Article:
Panic buttons offer a powerful manual method for detecting threats, but automated methods can provide even more advance warning for a healthcare organization looking to minimize the impact of a threat. Incident management systems that monitor feeds from the National Weather Service can give healthcare organizations advanced notice about severe weather events that may impact operations or cause an influx of patients. Sensors can be connected to detect spills, hazardous materials, and air quality, and AI video surveillance can send alerts when a gun is drawn or other suspicious or dangerous activity occurs. This speeds up the alerting process so staff can intervene quickly before situations get out of hand.

Deliver Actionable Notifications

Once an alert has been initiated, the right people must receive it in the shortest amount of time. In some cases that may mean sending an alert throughout an entire building, and in others, it may only require alerting specific teams, like security personnel and administrators. Incident management systems that offer the ability to designate groups and zones for targeted messaging can help ensure messages are delivered to the right people at the right time. It can also help restrict messages to relevant areas, avoiding sending sensitive messages to areas like visitor lobbies that may not need to be notified.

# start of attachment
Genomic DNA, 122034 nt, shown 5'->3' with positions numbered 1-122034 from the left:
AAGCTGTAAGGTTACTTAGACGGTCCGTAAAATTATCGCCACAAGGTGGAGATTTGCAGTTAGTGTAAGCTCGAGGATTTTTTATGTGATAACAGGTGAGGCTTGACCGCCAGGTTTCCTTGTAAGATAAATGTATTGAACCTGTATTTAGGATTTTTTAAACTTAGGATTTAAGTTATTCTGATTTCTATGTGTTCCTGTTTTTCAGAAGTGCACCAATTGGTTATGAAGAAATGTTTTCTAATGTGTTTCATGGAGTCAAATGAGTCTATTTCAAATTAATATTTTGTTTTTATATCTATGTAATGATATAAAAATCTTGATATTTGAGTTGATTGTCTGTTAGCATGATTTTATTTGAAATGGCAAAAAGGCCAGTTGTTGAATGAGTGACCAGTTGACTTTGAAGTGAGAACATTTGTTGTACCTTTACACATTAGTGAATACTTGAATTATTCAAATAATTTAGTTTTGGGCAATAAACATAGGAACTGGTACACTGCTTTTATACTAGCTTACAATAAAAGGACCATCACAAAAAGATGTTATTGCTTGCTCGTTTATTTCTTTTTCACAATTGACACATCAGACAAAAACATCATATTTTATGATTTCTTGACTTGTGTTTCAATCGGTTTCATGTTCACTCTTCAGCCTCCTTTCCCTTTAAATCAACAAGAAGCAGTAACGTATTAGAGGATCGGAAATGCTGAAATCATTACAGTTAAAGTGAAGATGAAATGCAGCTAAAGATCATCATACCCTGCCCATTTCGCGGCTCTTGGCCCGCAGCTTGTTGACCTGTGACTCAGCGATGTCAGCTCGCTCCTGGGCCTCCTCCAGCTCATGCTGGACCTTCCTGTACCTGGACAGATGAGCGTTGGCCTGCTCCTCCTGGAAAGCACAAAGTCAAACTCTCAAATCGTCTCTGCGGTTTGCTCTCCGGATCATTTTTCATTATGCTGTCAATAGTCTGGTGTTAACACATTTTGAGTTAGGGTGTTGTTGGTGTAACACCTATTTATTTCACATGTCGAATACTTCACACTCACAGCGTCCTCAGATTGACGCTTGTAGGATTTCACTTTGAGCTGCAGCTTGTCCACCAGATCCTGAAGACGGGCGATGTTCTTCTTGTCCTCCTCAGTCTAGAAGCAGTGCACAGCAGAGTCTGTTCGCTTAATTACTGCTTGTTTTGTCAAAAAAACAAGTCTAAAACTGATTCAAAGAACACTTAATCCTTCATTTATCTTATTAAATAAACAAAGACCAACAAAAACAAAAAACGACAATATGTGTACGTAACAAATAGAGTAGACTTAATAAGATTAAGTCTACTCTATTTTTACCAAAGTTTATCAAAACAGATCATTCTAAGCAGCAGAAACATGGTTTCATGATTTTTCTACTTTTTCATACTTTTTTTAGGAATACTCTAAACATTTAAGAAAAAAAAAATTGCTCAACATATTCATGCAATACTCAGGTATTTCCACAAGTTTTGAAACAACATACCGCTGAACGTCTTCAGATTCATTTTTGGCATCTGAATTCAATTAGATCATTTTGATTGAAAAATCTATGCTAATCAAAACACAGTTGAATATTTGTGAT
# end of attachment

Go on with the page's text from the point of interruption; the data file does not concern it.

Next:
Those messages need to spur people to action so they stay out of harm’s way. That can only be accomplished if messages reach them immediately. Robust incident management systems offer multi-channel alerting to reach people wherever they are with intrusive messaging that grabs their attention. With the ability to integrate with existing technology in a healthcare facility, including desk phones, desktop computers, digital signage, IP speakers, paging systems, and mobile devices, organizations can deliver text, audio, and visual messages that are impossible to ignore, getting information into the hands of the people who need it the moment they need it.